WHEREAS, conditions comparable to “economic depression” continue for millions of African Americans in communities where unemployment often exceeds 50 percent; and

WHEREAS, justice requires that African American descendants of the transatlantic slave trade be assured of having access to effective and appropriate protection and remedies, including the right to seek just and adequate reparation or satisfaction for the legacy of damages, consequent structures of racism and racial discrimination suffered as a result of the slave trade; and

WHEREAS, Isaiah 61:1-3 provides a model for reparations: “He has sent me to bind up the brokenhearted, to proclaim freedom for the captives, . . . to proclaim the year of the Lord’s favor,&ellipsis; and provide for those who grieve in Zion-to bestow on them a crown of beauty instead of ashes, the oil of gladness instead of mourning, and a garment of praise instead of a spirit of despair.”; and,

WHEREAS, January 5, 1993, Congressman John Conyers Jr. (D-Mich.) introduced H.R. 40 to the House of Representatives, calling for the establishment of the Commission to Study Reparation Proposals for African Americans, “acknowledging the fundamental injustice, cruelty, brutality and inhumanity of slavery in the United States from 1619 to the present day,” for the purpose of submitting a report to Congress for further action and consideration with respect to slavery’s effects on African American lives, economics, and politics;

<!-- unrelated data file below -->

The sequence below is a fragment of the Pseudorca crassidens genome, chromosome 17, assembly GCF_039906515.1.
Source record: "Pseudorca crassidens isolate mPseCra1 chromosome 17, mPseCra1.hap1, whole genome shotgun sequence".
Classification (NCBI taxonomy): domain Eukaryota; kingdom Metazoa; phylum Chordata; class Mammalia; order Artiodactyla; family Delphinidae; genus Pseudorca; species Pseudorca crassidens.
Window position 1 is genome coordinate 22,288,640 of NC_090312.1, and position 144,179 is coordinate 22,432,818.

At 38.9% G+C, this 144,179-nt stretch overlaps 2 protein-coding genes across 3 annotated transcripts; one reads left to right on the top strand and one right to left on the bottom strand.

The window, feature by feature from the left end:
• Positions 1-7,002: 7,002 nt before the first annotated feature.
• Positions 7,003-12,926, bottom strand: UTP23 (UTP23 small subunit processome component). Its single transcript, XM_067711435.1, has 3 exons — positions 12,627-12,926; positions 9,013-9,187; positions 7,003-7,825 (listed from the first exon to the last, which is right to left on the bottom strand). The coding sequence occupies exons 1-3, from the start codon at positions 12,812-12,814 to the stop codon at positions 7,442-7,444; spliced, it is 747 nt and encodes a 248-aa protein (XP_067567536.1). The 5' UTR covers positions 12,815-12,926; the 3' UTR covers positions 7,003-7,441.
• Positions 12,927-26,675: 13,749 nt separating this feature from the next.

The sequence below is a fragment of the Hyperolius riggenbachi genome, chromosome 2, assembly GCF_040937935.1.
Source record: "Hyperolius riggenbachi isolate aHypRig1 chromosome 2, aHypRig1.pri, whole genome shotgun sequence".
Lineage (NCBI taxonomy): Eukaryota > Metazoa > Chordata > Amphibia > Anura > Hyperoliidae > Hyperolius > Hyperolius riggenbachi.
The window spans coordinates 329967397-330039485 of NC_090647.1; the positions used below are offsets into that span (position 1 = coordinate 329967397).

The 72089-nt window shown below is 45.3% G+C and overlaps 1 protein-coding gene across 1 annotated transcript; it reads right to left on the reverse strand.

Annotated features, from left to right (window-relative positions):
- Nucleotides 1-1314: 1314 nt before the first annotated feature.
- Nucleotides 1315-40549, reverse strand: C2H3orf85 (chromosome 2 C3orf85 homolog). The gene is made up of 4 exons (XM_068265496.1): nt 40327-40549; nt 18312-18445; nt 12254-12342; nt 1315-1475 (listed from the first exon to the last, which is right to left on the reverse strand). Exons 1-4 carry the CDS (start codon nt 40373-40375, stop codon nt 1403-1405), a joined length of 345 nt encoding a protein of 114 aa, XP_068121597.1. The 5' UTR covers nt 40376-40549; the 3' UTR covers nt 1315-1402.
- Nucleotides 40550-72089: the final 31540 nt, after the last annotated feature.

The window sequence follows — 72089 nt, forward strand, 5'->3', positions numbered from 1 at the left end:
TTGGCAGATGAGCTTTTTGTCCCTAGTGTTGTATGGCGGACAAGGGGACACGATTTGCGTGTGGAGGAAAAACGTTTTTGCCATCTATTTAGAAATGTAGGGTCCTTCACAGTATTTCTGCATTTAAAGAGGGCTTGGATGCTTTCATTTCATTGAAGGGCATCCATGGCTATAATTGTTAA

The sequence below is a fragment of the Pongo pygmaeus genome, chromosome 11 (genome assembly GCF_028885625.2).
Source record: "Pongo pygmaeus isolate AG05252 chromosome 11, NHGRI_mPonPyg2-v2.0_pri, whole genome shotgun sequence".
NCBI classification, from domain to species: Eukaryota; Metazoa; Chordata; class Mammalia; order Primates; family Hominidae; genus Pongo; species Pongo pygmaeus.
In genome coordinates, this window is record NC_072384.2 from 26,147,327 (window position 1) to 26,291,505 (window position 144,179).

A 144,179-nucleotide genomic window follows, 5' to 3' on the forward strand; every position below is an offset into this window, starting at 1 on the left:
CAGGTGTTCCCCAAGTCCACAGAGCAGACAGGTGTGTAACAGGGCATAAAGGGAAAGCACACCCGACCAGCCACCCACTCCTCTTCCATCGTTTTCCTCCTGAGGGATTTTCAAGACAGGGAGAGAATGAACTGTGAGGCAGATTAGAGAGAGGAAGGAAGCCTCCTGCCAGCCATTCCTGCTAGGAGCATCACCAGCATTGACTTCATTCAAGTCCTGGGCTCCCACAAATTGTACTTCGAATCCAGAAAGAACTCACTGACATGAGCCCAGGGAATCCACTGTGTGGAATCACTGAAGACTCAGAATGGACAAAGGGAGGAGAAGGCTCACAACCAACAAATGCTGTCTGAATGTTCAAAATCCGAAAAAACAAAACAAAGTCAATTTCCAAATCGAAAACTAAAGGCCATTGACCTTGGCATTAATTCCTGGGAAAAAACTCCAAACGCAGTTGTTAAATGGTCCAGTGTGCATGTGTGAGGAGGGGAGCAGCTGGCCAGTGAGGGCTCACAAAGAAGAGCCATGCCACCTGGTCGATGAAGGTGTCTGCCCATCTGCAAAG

Therefore, be it resolved:

  1. that we support the discussion and study of reparation for African Americans;
  2. that we petition the President, the Vice President, and the United States House of Representatives to support the passage and signing of H.R. 40;
  3. that a written copy of this petition be delivered to the President and Vice President of the United States, the United States Senate Majority Leader, the House Speaker, and House Member John Conyers Jr.
  4. that the General Commission on Religion and Race and the General Board of Church and Society develop a strategy for interpretation and support of passage of H.R. 40;
  5. That the appropriate general boards and agencies of The United Methodist Church develop and make available to its members data on the history of slavery and the role of theology in validating and supporting both the institution and the abolition of the slave trade; and
  6. That we call upon The United Methodist Church to acknowledge the memory of the victims of past tragedies and affirm that, wherever and whenever these tragedies occur, they must be condemned and their recurrence prevented

adopted 1996
amended and Adopted 2004
resolution #62, 2004 book of resolutions
resolution #56, 2000 book of resolutions

See Social Principles, ¶ 162A.

From The Book of Resolutions of The United Methodist Church – 2008. Copyright © 2008 by The United Methodist Publishing House. Used by permission.

 

Originally posted by UMC.org

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Southern Baptist Convention’s flagship seminary details its racist, slave-owning past in stark report